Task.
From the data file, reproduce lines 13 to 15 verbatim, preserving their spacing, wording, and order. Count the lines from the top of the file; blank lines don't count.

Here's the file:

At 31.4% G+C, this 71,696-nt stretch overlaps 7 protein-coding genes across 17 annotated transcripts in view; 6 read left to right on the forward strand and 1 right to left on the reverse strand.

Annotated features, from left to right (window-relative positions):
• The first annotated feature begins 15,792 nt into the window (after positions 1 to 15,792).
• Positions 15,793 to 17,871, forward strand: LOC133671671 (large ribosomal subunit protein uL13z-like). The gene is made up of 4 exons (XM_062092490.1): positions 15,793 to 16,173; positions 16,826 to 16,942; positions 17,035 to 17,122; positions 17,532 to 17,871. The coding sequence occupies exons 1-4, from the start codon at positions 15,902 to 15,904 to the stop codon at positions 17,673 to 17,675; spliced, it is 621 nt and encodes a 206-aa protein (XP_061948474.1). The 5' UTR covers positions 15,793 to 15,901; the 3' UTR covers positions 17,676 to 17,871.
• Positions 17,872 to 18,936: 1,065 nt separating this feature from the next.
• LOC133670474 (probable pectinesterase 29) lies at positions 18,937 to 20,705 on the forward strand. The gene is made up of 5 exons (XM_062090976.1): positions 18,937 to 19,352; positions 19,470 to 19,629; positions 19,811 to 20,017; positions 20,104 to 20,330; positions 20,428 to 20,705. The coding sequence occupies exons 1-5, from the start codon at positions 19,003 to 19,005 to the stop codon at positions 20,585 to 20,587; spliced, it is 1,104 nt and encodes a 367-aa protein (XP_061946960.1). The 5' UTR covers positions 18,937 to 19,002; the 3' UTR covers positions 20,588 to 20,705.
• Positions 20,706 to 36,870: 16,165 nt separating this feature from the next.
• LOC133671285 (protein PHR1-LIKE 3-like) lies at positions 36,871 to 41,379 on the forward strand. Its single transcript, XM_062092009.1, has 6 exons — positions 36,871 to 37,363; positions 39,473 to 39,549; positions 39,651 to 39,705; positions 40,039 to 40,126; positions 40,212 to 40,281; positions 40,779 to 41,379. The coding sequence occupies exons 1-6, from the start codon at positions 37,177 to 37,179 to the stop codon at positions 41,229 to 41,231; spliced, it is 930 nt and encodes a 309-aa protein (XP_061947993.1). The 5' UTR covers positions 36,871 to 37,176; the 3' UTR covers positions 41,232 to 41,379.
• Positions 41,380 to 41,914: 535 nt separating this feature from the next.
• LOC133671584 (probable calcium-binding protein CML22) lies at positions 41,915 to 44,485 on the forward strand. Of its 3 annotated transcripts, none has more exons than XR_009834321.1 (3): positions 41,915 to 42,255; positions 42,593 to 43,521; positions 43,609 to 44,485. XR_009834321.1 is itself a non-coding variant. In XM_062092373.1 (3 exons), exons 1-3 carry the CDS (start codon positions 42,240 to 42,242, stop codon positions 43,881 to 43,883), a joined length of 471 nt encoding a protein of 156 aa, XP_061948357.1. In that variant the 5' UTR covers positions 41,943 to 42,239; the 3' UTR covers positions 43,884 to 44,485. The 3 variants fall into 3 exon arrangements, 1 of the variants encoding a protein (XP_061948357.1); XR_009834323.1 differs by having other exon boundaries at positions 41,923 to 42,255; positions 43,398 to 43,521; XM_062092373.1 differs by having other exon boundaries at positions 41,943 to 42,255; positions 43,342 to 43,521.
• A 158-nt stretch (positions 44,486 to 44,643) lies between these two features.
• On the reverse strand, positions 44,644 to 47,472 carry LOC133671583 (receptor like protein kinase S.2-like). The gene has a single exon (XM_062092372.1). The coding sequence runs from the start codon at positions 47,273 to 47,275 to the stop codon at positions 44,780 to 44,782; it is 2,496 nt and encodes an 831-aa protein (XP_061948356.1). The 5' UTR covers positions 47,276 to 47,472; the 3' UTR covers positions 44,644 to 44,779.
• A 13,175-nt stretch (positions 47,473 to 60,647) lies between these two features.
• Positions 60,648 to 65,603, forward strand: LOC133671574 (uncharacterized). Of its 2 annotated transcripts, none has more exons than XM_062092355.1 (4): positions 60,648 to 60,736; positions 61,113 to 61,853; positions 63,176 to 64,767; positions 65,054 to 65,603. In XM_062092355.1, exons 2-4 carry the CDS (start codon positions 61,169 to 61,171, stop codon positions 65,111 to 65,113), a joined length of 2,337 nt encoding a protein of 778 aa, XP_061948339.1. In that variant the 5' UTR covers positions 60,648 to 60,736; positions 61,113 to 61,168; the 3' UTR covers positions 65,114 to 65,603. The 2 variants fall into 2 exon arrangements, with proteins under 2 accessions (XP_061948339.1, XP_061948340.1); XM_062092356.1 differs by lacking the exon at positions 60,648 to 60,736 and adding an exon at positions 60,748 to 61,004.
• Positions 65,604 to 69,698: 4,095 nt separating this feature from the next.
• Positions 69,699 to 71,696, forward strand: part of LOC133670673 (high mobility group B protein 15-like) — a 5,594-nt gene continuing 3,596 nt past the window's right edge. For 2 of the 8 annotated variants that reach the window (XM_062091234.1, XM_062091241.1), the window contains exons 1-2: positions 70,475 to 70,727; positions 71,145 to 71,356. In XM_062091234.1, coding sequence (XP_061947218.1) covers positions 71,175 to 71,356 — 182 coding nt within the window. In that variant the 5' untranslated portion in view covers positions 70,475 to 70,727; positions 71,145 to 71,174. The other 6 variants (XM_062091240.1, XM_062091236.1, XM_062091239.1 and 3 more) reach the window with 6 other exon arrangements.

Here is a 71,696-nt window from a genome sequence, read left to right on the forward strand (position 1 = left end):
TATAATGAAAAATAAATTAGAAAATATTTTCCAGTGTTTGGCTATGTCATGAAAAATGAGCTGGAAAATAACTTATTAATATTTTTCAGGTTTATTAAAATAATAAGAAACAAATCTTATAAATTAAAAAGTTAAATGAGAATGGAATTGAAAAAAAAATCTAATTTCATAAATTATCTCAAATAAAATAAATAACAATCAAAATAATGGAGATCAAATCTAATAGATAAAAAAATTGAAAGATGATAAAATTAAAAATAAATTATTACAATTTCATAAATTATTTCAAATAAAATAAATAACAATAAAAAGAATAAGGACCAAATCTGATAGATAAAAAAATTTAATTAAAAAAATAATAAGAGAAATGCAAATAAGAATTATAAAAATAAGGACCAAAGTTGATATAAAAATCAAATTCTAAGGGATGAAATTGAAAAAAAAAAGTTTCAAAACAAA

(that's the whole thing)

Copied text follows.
• A 13,175-nt stretch (positions 47,473 to 60,647) lies between these two features.
• Positions 60,648 to 65,603, forward strand: LOC133671574 (uncharacterized). Of its 2 annotated transcripts, none has more exons than XM_062092355.1 (4): positions 60,648 to 60,736; positions 61,113 to 61,853; positions 63,176 to 64,767; positions 65,054 to 65,603. In XM_062092355.1, exons 2-4 carry the CDS (start codon positions 61,169 to 61,171, stop codon positions 65,111 to 65,113), a joined length of 2,337 nt encoding a protein of 778 aa, XP_061948339.1. In that variant the 5' UTR covers positions 60,648 to 60,736; positions 61,113 to 61,168; the 3' UTR covers positions 65,114 to 65,603. The 2 variants fall into 2 exon arrangements, with proteins under 2 accessions (XP_061948339.1, XP_061948340.1); XM_062092356.1 differs by lacking the exon at positions 60,648 to 60,736 and adding an exon at positions 60,748 to 61,004.
• Positions 65,604 to 69,698: 4,095 nt separating this feature from the next.